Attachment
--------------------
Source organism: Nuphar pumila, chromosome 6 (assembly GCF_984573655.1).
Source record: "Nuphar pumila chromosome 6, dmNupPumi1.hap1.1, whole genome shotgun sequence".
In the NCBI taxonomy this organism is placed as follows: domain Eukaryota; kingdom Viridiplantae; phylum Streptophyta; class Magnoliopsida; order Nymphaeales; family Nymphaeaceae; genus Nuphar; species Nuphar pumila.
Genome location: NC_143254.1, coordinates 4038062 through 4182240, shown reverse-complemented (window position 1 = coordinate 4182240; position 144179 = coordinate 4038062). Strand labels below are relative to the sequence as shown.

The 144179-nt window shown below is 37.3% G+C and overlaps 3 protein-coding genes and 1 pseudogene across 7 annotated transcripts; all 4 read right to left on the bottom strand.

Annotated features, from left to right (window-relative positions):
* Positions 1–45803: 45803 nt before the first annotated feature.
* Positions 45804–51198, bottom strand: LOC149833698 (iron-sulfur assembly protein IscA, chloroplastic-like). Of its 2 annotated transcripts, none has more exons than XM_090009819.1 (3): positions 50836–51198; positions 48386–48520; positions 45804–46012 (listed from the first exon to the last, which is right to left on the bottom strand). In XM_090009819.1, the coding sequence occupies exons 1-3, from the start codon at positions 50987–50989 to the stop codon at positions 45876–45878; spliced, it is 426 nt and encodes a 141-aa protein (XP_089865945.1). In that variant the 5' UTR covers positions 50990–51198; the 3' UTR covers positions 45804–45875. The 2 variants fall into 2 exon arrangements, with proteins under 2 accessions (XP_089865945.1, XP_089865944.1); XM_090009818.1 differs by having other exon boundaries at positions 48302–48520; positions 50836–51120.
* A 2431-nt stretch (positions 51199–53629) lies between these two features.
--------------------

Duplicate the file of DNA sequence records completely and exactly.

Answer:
Source organism: Nuphar pumila, chromosome 6 (assembly GCF_984573655.1).
Source record: "Nuphar pumila chromosome 6, dmNupPumi1.hap1.1, whole genome shotgun sequence".
In the NCBI taxonomy this organism is placed as follows: domain Eukaryota; kingdom Viridiplantae; phylum Streptophyta; class Magnoliopsida; order Nymphaeales; family Nymphaeaceae; genus Nuphar; species Nuphar pumila.
Genome location: NC_143254.1, coordinates 4038062 through 4182240, shown reverse-complemented (window position 1 = coordinate 4182240; position 144179 = coordinate 4038062). Strand labels below are relative to the sequence as shown.

The 144179-nt window shown below is 37.3% G+C and overlaps 3 protein-coding genes and 1 pseudogene across 7 annotated transcripts; all 4 read right to left on the bottom strand.

Annotated features, from left to right (window-relative positions):
* Positions 1–45803: 45803 nt before the first annotated feature.
* Positions 45804–51198, bottom strand: LOC149833698 (iron-sulfur assembly protein IscA, chloroplastic-like). Of its 2 annotated transcripts, none has more exons than XM_090009819.1 (3): positions 50836–51198; positions 48386–48520; positions 45804–46012 (listed from the first exon to the last, which is right to left on the bottom strand). In XM_090009819.1, the coding sequence occupies exons 1-3, from the start codon at positions 50987–50989 to the stop codon at positions 45876–45878; spliced, it is 426 nt and encodes a 141-aa protein (XP_089865945.1). In that variant the 5' UTR covers positions 50990–51198; the 3' UTR covers positions 45804–45875. The 2 variants fall into 2 exon arrangements, with proteins under 2 accessions (XP_089865945.1, XP_089865944.1); XM_090009818.1 differs by having other exon boundaries at positions 48302–48520; positions 50836–51120.
* A 2431-nt stretch (positions 51199–53629) lies between these two features.